Prevention of COVID-19 with high dose Oral Vitamin D supplemental Therapy in Essential healthCare Teams (PROTECT)

  • Funded by Canadian Institutes of Health Research (CIHR)
  • Total publications:2 publications

Grant number: 172650

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Key facts

  • Disease

  • Start & end year

  • Known Financial Commitments (USD)

  • Funder

    Canadian Institutes of Health Research (CIHR)
  • Principle Investigator

  • Research Location

    Canada, Americas
  • Lead Research Institution

    Centre hospitalier universitaire Sainte-Justine (Montréal, Québec) Pediatrics
  • Research Category

    Therapeutics research, development and implementation

  • Research Subcategory

    Prophylactic use of treatments

  • Special Interest Tags


  • Study Subject


  • Clinical Trial Details

    Randomized Controlled Trial

  • Broad Policy Alignment


  • Age Group

    Adults (18 and older)

  • Vulnerable Population


  • Occupations of Interest

    Health Personnel


During the COVID-19 pandemic, despite personnel protection equipment, healthcare workers are 10 times more likely to contract the infection due to their exposure to patients and co-workers with unknown or confirmed COVID19 infection. Any one withdrawn due to infection has an amplified negative impact on care delivery, further increasing the burden on those remaining and on our healthcare system. Studies have shown that Vitamin D supplementation decreases the risk of common respiratory illnesses by about 20%, particularly in those with lower vitamin D levels. Lower Vitamin D levels is a common occurrence among Canadians, particularly in the fall and winter, that is, at the expected of the second wave of infection. Whether high-dose vitamin supplementation can help decrease the risk of COVID 19 infection in health care workers is yet to determined. In this 16-week randomized clinical trial to be started in September 2020, 2414 healthcare workers in the greater Montreal area will be allocated by chance to receive: (i) a high bolus dose of vitamin D followed by weekly doses of vitamin D or (ii) placebo bolus and placebo weekly dose, for 16 weeks. Every two weeks, participants will perform a nasal swab to be send to analysis. This study will examine whether healthcare workers receiving vitamin D have a lower risk of COVID-19 infection, milder infection, and/ or a shorter infection duration, compared to the control group. If vitamin D proves effective to decrease COVID 19 infections, severity, and duration, it may be the cheapest, most easily applicable approach (in addition to social distancing and personal prevention equipment) to prevent COVID-19 infection in at-risk healthcare workers. If the benefit also translates in fewer and shorter withdrawals from the workforce, it may consubstantially reduce the burden on healthcare system and ensuring sufficient healthcare workforce to better tackle the current pandemic.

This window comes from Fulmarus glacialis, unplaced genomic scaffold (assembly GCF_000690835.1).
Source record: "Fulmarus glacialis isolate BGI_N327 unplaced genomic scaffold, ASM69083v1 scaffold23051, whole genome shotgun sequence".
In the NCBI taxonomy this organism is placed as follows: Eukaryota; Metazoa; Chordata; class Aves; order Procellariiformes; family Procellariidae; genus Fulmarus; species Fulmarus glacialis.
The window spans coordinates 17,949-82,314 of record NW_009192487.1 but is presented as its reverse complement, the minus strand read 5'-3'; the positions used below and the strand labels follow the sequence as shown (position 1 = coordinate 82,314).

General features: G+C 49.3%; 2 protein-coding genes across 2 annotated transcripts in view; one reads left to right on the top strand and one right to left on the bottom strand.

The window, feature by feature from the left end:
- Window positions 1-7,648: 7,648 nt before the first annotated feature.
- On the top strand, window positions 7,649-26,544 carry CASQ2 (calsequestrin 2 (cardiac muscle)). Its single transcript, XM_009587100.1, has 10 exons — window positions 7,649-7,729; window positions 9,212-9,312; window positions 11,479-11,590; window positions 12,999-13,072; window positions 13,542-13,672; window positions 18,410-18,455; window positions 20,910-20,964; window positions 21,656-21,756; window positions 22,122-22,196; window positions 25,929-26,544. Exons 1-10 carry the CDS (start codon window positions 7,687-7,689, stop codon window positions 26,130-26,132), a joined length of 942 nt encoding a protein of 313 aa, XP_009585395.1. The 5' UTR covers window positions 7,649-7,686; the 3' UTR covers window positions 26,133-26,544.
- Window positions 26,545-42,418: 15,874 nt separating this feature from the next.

Publicationslinked via Europe PMC

Last Updated:39 minutes ago

View all publications at Europe PMC

Effects of Vitamin D Supplementation on COVID-19 Related Outcomes: A Systematic Review and Meta-Analysis.

A drop-in centre for treating mental health problems in children with chronic illness: Outcomes for parents and their relationship with child outcomes.